Wednesday, December 9, 2009

eSN Special Report: Small-group collaboration

eSN Special Report: Small-group collaboration

We teach the value of constructivist approaches and collaborative work in educational psychology, but as this article points out the reality of today's world requires that students be able to work with others both face-to-face and in a global digital context. Collaboration is "authentic learning," Hobson said, and it is "transformational in that kids see their work is valued beyond the teacher. We're so very connected now, it's critical that kids have the ability to collaborate even when they're not in the same physical space."

Though the article focuses on using technology tools to support group work, those of us with limited technology in the classroom can still use its ideas - along with some creative thinking - to create a rich learning environment that encorporates a variety of learning styles...

'Plano's curriculum stresses multitasking in classrooms, which means some students might be working in groups, while others are working individually or listening to the teacher. "To get the most personalized learning," Hirsch said, "everyone shouldn't be working on the same thing at the same time." He believes mini-projectors could be a "key component of multitasking in the classroom."'

Interesting Pilot using Mini-Projectors
"No one person can cover nearly as much information or get as many views and opinions as a group working together to develop a common understanding," said Jim Hirsch, associate superintendent for academic and technology services in Plano, Texas... interested in using promote collaborative learning and is planning to pilot them with eighth-graders...[his] idea is to have four or five students, already equipped with netbooks, collaborating on an assignment, with all of them able to view projected images—a web site, data from a spreadsheet, or other material—on a classroom wall without having to disrupt the rest of the class...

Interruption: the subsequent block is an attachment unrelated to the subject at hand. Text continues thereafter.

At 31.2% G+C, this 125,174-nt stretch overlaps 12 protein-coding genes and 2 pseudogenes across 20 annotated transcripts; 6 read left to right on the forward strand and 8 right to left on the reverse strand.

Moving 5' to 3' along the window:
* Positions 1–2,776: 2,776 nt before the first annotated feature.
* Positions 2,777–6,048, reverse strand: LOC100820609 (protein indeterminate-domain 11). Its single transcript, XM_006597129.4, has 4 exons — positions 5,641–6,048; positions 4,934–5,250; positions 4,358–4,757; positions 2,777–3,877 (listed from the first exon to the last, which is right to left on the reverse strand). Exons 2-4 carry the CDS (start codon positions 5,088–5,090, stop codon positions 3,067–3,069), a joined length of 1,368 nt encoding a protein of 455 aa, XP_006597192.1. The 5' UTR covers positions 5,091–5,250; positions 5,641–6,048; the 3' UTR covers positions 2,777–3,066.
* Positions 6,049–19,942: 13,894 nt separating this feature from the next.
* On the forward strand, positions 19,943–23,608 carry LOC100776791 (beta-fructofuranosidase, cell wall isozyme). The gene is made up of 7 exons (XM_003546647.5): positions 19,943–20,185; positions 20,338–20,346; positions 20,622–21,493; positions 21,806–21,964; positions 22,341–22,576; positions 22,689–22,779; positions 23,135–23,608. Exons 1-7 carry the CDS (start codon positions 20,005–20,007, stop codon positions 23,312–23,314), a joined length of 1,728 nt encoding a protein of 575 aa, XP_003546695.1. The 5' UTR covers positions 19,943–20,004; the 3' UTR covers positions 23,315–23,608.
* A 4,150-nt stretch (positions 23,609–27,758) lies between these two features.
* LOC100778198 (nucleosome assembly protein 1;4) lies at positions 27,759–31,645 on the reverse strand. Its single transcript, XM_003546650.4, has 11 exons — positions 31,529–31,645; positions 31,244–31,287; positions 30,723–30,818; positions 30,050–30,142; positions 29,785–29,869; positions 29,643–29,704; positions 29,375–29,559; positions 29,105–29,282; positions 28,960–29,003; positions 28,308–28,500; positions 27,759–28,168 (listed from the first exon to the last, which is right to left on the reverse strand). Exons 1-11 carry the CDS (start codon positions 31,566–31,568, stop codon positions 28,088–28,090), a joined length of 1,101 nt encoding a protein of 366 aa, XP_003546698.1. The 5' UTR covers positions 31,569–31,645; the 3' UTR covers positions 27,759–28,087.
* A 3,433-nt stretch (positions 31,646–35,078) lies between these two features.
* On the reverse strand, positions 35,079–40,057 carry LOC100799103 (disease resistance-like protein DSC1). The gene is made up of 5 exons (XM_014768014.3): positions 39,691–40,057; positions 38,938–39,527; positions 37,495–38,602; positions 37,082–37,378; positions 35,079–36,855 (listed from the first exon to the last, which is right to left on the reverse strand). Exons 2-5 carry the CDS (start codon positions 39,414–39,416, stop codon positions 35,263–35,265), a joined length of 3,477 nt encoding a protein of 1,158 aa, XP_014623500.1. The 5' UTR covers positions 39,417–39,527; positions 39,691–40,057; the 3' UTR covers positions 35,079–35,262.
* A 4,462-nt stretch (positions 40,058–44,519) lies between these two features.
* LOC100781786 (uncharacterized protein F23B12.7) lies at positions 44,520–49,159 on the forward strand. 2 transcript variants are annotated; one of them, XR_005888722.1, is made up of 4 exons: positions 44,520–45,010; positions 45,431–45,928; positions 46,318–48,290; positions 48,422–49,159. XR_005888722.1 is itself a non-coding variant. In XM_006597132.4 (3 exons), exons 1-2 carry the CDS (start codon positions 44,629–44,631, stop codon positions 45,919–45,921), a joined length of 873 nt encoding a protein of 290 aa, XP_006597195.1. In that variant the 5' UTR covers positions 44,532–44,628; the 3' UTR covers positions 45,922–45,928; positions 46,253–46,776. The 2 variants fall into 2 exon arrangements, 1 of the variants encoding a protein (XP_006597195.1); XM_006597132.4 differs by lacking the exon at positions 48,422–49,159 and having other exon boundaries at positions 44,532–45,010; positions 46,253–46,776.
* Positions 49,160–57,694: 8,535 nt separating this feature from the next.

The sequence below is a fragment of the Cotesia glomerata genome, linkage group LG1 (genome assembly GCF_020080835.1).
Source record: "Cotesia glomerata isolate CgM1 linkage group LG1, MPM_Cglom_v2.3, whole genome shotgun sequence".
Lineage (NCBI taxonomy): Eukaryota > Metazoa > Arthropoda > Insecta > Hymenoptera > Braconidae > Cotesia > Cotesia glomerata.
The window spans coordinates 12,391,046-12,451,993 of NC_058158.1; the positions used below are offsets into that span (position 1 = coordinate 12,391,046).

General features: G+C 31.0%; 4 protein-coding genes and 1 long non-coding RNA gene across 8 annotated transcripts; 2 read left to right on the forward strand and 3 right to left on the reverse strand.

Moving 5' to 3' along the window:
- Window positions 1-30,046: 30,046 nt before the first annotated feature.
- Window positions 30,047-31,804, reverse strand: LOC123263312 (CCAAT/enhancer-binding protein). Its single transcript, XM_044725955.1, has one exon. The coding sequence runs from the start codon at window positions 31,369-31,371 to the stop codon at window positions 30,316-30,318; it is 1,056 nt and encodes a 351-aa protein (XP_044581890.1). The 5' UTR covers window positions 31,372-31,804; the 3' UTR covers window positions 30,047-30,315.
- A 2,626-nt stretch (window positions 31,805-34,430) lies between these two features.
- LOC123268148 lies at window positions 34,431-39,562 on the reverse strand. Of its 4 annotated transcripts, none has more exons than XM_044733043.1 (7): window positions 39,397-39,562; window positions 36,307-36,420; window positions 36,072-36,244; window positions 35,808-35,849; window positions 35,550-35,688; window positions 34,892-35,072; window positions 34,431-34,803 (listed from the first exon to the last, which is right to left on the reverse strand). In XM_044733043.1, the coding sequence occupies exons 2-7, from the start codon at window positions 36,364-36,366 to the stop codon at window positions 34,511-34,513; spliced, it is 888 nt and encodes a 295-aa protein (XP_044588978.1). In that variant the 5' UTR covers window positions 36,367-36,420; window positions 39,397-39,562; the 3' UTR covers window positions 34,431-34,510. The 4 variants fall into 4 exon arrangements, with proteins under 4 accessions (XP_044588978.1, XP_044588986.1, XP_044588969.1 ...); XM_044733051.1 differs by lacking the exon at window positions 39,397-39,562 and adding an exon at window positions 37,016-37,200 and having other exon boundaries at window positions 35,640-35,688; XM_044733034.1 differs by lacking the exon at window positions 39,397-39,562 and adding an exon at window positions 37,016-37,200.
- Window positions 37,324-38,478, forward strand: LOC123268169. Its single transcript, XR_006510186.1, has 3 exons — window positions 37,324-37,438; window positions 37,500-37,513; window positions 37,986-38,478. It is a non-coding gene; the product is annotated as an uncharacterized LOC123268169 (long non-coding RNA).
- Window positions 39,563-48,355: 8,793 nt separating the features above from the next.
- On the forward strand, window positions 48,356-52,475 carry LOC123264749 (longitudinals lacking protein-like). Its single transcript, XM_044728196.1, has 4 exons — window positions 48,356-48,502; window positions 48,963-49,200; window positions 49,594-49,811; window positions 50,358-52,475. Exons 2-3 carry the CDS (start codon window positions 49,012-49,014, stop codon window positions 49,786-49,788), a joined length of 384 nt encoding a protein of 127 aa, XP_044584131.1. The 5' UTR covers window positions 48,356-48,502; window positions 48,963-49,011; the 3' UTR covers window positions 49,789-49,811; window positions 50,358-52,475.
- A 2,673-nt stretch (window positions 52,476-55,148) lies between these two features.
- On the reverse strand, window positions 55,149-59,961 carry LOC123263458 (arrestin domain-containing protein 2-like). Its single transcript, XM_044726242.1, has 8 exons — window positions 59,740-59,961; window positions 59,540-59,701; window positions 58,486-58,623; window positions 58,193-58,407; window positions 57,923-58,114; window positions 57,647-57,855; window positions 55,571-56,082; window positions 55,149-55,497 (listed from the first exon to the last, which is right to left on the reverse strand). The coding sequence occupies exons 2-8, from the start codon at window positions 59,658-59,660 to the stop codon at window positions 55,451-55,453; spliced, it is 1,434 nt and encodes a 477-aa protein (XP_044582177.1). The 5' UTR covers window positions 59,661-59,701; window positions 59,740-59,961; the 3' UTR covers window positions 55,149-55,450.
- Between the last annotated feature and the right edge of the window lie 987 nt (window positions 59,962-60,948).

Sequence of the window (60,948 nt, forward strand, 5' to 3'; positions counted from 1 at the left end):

A Case for Small Group Collaboration
In a traditional classroom arrangement—with the teacher lecturing at the front of the class—"the group becomes homogenized," Silverman says. The teacher targets the instruction to the middle, ignoring the passive, inattentive students in the back and the more advanced students who might be bored because they already know the material.
The teacher might ask two to four students to come to the front of the room to solve a problem, but the rest are "educational voyeurs," he says.

But when groups of students collaborate together on a project simultaneously, in different parts of the room, "the level of interactivity goes up exponentially," Silverman says. "It's harder for a student to be silent; there is more pressure to participate."

Small Group Collaboration
Download the report as it appeared in eSchool News as s PDF.
Students can still work collaboratively in groups with a pencil and paper, but "students have electronic expectations now," Silverman says. Working on paper, they would have to pass their work around. But when their work is displayed on a projector and the whole group can see it easily, he says, "they are truly working as a group."'